Lounge on the Farm is a curious mix of things; its farm location outside Canterbury and proposition as a family friendly festival stands in stark contrast to the sizeable portion of its rave-loving attendees dressed in vests and tribal tattoos, who's mission statement for the weekend seems to be to spend three solid days strung out on as many Class A drugs as they can get their hands (and mouths and noses) on.

Maybe I've been spoilt by festivals in the past, but it is this lack of clear identity and direction where Lounge on the Farm falls down. As a small(ish), regional festival it doesn't have the true depth of national and international acts to which other festivals boast (with a particularly local line-up this year). Other smaller festivals (Larmer Tree, Wilderness or In the Woods) make up for this with beautiful aesthetics and a site packed full of interesting quirks and curiosities, Lounge attempts a little of both, but fails to excel at either. What it does do in earnest (and with great success) is to showcase the impressive local music scene which is currently budding in Kent - supplementing it with a selection of delicious food carts and a small spattering of big-name acts.

The first of such local talents is Lucy Kitt, who's blend of traditional English folk, with the cross-Atlantic tones of Americana, makes for compelling listening on the Farm Folk Stage. On set highlight 'Laurel Canyon' there are hints of Blue-era Joni Mitchell, with lush vocals and detailed, sliding acoustic guitar. Beans on Toast is next on Main Stage and his hyper-honest, down-to-earth songwriting makes this one of my most anticipated sets of the weekend. It's strange seeing a songwriter of this ilk - normally found performing in small venues and pubs - playing such a large stage, and the huge chasm which stands between the main stage and the front of its crowd does little to make him feel at home (this distance was a recurring theme which was commented on by many main stage acts over the weekend). However, as his set draws to a close he's done his job well, singing about everything from misconceptions of people from Essex, festivals on MDMA, and not being invited to play Glastonbury (he ultimately was), with a warm demeanour and lyrics which are both are intelligent and tongue-in-cheek.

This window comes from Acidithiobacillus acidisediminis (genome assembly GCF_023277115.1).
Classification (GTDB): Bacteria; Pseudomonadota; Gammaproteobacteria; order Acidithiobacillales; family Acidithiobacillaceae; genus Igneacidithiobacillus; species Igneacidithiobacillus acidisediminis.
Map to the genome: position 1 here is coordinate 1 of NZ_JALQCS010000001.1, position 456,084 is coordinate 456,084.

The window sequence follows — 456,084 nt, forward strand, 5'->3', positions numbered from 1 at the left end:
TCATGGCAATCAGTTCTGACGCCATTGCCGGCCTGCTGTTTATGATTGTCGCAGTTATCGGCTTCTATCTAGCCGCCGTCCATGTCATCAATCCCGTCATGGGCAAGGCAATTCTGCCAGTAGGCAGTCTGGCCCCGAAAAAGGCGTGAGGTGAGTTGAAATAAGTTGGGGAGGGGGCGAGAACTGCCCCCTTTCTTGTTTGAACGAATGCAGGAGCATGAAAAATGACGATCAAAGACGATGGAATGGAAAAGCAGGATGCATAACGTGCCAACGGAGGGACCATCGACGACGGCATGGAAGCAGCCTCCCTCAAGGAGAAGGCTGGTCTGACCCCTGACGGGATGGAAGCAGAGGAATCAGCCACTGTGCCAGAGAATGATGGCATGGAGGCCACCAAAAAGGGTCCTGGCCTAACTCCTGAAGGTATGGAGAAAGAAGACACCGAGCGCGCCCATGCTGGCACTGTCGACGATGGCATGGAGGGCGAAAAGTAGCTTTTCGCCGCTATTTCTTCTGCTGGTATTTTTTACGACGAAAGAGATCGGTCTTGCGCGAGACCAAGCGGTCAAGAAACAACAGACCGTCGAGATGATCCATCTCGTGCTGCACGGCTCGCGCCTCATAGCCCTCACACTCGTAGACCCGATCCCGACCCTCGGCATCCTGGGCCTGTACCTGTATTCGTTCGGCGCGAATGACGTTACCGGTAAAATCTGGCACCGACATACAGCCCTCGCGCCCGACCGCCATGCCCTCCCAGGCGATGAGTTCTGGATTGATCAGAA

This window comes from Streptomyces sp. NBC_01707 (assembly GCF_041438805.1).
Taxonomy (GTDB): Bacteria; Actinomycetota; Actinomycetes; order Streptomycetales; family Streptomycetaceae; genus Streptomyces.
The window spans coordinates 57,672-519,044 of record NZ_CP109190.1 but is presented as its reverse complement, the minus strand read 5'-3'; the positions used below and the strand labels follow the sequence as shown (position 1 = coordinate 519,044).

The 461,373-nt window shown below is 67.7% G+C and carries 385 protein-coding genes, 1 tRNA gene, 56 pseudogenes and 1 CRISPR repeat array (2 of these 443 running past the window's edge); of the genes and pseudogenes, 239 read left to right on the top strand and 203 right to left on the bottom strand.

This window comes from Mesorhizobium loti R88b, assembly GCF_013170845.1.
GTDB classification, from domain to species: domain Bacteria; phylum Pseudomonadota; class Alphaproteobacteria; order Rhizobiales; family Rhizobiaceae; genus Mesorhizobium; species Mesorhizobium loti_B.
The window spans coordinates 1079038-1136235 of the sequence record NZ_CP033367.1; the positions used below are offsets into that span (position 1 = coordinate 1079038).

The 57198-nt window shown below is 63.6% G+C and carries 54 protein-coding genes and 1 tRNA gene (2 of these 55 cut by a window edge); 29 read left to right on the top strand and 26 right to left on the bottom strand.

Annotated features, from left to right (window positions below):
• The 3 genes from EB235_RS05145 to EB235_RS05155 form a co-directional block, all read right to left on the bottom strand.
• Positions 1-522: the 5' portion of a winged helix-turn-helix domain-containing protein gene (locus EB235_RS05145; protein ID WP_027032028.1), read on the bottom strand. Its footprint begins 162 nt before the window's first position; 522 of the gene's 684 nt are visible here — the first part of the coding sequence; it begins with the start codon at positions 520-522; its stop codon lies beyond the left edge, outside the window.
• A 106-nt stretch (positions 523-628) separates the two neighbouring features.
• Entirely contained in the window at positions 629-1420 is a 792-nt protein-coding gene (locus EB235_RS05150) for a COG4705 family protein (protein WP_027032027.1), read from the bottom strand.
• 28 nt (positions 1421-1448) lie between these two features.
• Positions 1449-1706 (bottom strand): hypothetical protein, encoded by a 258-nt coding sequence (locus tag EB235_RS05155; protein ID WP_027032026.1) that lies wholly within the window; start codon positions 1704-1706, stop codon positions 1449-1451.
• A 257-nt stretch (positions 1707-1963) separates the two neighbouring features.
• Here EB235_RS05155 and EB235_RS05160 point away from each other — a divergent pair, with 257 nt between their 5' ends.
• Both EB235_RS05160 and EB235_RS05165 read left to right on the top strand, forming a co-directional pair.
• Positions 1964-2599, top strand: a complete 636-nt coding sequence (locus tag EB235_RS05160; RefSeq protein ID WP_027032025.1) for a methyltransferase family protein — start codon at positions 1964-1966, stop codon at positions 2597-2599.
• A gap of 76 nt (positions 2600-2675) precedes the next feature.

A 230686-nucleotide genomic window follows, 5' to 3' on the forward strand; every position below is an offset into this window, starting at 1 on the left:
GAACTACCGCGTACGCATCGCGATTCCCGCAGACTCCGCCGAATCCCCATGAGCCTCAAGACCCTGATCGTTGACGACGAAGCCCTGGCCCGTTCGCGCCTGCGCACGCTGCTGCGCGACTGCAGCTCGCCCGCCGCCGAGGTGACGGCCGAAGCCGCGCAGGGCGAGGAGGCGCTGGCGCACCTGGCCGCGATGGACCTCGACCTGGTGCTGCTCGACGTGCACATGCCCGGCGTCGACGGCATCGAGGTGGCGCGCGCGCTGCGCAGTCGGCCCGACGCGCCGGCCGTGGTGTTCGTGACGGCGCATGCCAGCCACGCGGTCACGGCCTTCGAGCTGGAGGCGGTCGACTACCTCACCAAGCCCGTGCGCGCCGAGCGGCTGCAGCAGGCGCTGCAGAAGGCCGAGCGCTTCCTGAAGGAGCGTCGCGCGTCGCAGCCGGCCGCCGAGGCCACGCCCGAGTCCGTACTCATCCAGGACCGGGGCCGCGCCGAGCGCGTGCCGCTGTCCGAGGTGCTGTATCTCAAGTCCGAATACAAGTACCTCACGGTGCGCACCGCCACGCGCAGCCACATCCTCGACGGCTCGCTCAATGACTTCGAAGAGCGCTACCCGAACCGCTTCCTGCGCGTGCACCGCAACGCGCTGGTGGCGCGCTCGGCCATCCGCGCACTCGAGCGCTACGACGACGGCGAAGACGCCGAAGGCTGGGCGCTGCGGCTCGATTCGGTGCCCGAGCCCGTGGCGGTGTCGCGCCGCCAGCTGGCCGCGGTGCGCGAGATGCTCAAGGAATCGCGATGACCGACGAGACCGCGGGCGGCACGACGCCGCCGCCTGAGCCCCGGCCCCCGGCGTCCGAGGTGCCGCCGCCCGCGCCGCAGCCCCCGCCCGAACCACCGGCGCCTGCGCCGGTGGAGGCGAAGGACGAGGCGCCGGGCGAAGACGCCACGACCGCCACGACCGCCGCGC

With the evening drawing on, Lucy Rose puts in one of the performances of the weekend. Her album Like I Used To was released last Autumn and it sounds like she's been busy since, with lots of new material being rolled out across her set - one of which is the particularly strong 'All I've Got is You'. However, it's the familiar tracks which really get the crowd going, and the off-kilter rhythms of 'Night Bus' and closer 'Bikes' have the atmosphere built up for the night's headliner. Seasick Steve owes a lot to the UK, a fact which he tells the crowd as he settles into an armchair in the centre of the stage. Having spent the majority of the past 50 years busking and doing casual work in the US it was the UK music scene which gave him his big break (an appearance on Jools Holland in 2006), and it remains his significant market for sales. Tonight he's keen to repay the favour.

Over the course of his hour and twenty minute set, he shows his DIY-ethos and affable nature to the biggest crowd of the weekend. It's a minimalist set-up, with Steve nestled comfortably into the chair, armed with a myriad of homemade guitars formed of everything from driftwood to hubcaps, as well as a library of road-torn stories detailing his life to date with humour and honesty. His constant, good-natured interaction with the crowd adds an extra level to the set. On blues number 'Walking Man' he asks a girl to join him on stage, serenading her with this romantic ballad, and with 'It's a Long Long Way' the favour is reciprocated with crowd were belting the chorus back at him at the top of their lungs. As the final notes of (relevantly titled) 'Down on the Farm' faded upon the main stage, It feels like we'd been treated to something truly special, from an artist who's not-of-this-time.